SUPREME COURT OF THE STATE OF NEW YORK Appellate Division, Fourth Judicial Department
June 11, 2010
IN THE MATTER OF DEVRE S. AND DYLAN C.
ERIE COUNTY DEPARTMENT OF SOCIAL SERVICES, PETITIONER-RESPONDENT;
DANNEN S., RESPONDENT, AND CARLEE C., RESPONDENT-APPELLANT.
Appeal from an order of the Family Court, Erie County (Margaret O. Szczur, J.), entered March 17, 2009 in a proceeding pursuant to Family Court Act article 10. The order, insofar as appealed from, adjudged that respondent Carlee C. abused and neglected the subject children.
Published by New York State Law Reporting Bureau pursuant to Judiciary Law § 431.
This opinion is uncorrected and subject to revision before publication in the Official Reports.
PRESENT: SCUDDER, P.J., MARTOCHE, SCONIERS, GREEN, AND GORSKI, JJ.
It is hereby ORDERED that the order so appealed from is unanimously affirmed without costs.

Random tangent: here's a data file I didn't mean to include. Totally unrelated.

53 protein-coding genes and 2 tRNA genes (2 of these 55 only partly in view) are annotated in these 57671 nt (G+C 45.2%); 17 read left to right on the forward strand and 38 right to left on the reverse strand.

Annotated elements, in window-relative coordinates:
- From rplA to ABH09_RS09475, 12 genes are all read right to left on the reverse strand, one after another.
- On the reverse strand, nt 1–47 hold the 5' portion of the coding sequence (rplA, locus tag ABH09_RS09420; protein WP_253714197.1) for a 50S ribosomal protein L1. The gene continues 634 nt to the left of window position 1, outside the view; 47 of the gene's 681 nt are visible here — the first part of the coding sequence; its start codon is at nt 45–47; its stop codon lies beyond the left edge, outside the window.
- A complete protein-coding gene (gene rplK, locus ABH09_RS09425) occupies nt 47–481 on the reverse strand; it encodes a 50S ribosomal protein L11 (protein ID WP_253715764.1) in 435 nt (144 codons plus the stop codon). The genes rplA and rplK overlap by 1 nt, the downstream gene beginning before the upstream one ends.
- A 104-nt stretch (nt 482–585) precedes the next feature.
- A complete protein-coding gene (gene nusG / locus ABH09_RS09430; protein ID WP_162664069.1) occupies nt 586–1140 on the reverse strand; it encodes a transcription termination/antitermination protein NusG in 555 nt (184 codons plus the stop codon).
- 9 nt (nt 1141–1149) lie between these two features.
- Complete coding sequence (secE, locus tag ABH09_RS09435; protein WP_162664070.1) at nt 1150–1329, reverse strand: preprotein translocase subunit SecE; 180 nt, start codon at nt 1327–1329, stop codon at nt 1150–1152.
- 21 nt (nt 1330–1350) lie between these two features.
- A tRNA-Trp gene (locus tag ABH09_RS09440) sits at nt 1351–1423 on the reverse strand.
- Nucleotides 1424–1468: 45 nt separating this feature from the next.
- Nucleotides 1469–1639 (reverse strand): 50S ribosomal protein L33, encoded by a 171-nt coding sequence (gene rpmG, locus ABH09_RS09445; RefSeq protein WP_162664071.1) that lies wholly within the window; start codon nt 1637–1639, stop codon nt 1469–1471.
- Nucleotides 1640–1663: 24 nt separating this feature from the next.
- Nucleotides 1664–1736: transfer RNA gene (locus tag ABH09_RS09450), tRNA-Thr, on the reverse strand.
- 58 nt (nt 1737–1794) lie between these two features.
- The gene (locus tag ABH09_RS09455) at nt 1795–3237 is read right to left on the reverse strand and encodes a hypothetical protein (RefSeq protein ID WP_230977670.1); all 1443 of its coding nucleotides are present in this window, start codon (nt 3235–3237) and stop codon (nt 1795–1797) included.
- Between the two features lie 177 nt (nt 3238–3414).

Respondent mother appeals from an order adjudging that respondents abused and neglected their two-week-old child and derivatively abused and neglected their 18-month-old child. At the outset, we reject the mother's contention that gaps in the transcript of the fact-finding hearing resulting from audibility problems are sufficiently significant to preclude meaningful appellate review (see Matter of Savage v Cota, 66 AD3d 1491; cf. Matter of Jordal v Jordal, 193 AD2d 1102). We reject the mother's further contention that the evidence is legally insufficient to support Family Court's findings. Petitioner presented the testimony of a physician establishing that the younger child sustained a fracture of the left humerus and a laceration of the liver and that none of the explanations offered by respondents was consistent with the nature and severity of those injuries. Petitioner therefore established a prima facie case of child abuse and neglect with respect to the younger child (see Family Ct Act § 1046 [a] [ii]), and the mother failed to rebut the presumption of parental responsibility (see Matter of Philip M., 82 NY2d 238, 245-246). Petitioner also established by a preponderance of the evidence that the older child was derivatively abused and neglected, inasmuch as the abuse and neglect of the younger child "is so closely connected with the care of [the older] child as to indicate that [he] is equally at risk" (Matter of Marino S., 100 NY2d 361, 374, cert denied 540 US 1059). The abuse and neglect of the younger child further "demonstrates such an impaired level of judgment by the [mother] as to create a substantial risk of harm for any child in her care" (Matter of Aaron McC., 65 AD3d 1149, 1150).
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